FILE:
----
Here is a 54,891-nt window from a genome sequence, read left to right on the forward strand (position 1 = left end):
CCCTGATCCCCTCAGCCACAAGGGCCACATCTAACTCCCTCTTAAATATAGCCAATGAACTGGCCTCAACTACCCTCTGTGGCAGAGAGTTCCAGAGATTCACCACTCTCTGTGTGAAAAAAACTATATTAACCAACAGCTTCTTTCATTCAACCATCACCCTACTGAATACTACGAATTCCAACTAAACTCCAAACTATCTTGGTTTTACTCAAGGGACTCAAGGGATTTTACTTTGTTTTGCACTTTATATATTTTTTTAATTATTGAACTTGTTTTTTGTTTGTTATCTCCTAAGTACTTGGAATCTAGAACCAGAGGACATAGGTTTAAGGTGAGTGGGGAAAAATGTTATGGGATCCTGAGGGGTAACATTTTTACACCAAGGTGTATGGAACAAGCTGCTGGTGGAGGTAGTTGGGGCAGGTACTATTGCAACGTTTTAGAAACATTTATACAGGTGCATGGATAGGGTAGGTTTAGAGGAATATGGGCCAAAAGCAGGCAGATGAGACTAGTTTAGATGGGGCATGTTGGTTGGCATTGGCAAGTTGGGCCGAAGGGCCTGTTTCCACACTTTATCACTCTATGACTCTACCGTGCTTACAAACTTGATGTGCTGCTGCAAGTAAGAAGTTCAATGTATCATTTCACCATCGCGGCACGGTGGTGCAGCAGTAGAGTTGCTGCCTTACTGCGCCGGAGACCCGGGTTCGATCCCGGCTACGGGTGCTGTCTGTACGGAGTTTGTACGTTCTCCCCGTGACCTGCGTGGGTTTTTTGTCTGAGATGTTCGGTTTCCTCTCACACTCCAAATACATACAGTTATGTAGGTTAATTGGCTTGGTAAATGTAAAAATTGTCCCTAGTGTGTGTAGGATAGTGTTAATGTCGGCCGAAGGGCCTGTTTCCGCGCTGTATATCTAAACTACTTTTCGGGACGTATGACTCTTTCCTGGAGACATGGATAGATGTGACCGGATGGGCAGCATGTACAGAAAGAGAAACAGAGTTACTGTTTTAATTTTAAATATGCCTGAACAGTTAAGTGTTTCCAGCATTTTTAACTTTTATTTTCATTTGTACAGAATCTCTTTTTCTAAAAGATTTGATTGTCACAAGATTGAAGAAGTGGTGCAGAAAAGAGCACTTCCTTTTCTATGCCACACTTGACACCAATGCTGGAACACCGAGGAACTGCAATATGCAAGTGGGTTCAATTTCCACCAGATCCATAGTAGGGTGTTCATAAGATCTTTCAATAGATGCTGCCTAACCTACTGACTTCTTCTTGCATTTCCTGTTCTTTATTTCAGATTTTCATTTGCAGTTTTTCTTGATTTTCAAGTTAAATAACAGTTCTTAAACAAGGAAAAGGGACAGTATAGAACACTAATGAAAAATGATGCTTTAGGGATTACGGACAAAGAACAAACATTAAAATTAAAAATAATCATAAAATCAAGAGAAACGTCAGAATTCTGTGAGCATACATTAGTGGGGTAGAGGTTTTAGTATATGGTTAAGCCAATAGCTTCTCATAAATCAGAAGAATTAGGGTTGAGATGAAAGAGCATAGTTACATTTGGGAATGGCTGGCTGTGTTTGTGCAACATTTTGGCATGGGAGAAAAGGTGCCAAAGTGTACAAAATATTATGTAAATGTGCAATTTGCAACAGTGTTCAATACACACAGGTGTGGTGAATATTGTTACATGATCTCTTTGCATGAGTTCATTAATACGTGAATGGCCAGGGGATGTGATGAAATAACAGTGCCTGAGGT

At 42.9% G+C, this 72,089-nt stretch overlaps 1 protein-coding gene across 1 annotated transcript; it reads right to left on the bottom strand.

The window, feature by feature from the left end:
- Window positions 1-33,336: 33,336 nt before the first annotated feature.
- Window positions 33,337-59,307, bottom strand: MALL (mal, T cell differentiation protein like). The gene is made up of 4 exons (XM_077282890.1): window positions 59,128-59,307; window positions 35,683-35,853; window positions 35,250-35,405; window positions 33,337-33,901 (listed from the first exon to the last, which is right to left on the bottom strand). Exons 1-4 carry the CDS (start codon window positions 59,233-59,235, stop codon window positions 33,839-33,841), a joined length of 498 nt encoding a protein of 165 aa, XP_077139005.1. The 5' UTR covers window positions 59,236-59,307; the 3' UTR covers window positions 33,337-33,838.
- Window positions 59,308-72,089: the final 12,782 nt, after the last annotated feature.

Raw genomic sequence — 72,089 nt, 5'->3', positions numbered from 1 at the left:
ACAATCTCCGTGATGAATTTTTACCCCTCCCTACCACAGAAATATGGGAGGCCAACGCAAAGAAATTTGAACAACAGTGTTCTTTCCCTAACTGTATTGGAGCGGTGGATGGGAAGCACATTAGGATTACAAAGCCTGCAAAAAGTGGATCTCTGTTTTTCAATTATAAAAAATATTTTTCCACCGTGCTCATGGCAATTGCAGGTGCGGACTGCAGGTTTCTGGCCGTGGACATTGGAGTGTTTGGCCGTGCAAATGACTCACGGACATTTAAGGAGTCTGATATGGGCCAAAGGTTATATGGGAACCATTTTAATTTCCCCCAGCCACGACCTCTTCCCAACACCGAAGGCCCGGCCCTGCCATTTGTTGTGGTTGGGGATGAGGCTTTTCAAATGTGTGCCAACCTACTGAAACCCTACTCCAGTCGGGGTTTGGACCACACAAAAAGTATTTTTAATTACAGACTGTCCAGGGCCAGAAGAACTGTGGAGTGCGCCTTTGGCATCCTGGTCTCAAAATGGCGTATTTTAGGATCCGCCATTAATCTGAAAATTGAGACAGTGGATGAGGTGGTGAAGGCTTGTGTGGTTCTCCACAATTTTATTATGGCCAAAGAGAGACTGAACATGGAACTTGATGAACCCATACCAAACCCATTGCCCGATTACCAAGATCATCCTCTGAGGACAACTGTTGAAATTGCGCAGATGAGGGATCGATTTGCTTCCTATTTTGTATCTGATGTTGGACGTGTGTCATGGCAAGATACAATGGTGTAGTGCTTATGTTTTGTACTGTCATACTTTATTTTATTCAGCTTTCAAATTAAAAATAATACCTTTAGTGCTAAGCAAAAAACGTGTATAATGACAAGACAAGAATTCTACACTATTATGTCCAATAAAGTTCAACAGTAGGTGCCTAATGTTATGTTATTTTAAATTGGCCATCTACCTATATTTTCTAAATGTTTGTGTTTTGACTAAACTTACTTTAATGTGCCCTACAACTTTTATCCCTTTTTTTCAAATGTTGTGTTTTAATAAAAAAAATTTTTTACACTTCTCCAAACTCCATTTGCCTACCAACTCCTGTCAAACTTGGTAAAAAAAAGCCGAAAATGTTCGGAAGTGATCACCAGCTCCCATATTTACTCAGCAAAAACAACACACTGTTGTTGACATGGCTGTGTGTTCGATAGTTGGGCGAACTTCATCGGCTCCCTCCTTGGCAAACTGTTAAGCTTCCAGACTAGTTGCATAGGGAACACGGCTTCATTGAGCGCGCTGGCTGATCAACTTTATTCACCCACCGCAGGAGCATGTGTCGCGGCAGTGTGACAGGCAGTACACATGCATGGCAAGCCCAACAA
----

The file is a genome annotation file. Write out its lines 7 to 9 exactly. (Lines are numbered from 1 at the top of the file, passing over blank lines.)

- Window positions 59,308-72,089: the final 12,782 nt, after the last annotated feature.

Raw genomic sequence — 72,089 nt, 5'->3', positions numbered from 1 at the left:
ACAATCTCCGTGATGAATTTTTACCCCTCCCTACCACAGAAATATGGGAGGCCAACGCAAAGAAATTTGAACAACAGTGTTCTTTCCCTAACTGTATTGGAGCGGTGGATGGGAAGCACATTAGGATTACAAAGCCTGCAAAAAGTGGATCTCTGTTTTTCAATTATAAAAAATATTTTTCCACCGTGCTCATGGCAATTGCAGGTGCGGACTGCAGGTTTCTGGCCGTGGACATTGGAGTGTTTGGCCGTGCAAATGACTCACGGACATTTAAGGAGTCTGATATGGGCCAAAGGTTATATGGGAACCATTTTAATTTCCCCCAGCCACGACCTCTTCCCAACACCGAAGGCCCGGCCCTGCCATTTGTTGTGGTTGGGGATGAGGCTTTTCAAATGTGTGCCAACCTACTGAAACCCTACTCCAGTCGGGGTTTGGACCACACAAAAAGTATTTTTAATTACAGACTGTCCAGGGCCAGAAGAACTGTGGAGTGCGCCTTTGGCATCCTGGTCTCAAAATGGCGTATTTTAGGATCCGCCATTAATCTGAAAATTGAGACAGTGGATGAGGTGGTGAAGGCTTGTGTGGTTCTCCACAATTTTATTATGGCCAAAGAGAGACTGAACATGGAACTTGATGAACCCATACCAAACCCATTGCCCGATTACCAAGATCATCCTCTGAGGACAACTGTTGAAATTGCGCAGATGAGGGATCGATTTGCTTCCTATTTTGTATCTGATGTTGGACGTGTGTCATGGCAAGATACAATGGTGTAGTGCTTATGTTTTGTACTGTCATACTTTATTTTATTCAGCTTTCAAATTAAAAATAATACCTTTAGTGCTAAGCAAAAAACGTGTATAATGACAAGACAAGAATTCTACACTATTATGTCCAATAAAGTTCAACAGTAGGTGCCTAATGTTATGTTATTTTAAATTGGCCATCTACCTATATTTTCTAAATGTTTGTGTTTTGACTAAACTTACTTTAATGTGCCCTACAACTTTTATCCCTTTTTTTCAAATGTTGTGTTTTAATAAAAAAAATTTTTTACACTTCTCCAAACTCCATTTGCCTACCAACTCCTGTCAAACTTGGTAAAAAAAAGCCGAAAATGTTCGGAAGTGATCACCAGCTCCCATATTTACTCAGCAAAAACAACACACTGTTGTTGACATGGCTGTGTGTTCGATAGTTGGGCGAACTTCATCGGCTCCCTCCTTGGCAAACTGTTAAGCTTCCAGACTAGTTGCATAGGGAACACGGCTTCATTGAGCGCGCTGGCTGATCAACTTTATTCACCCACCGCAGGAGCATGTGTCGCGGCAGTGTGACAGGCAGTACACATGCATGGCAAGCCCAACAA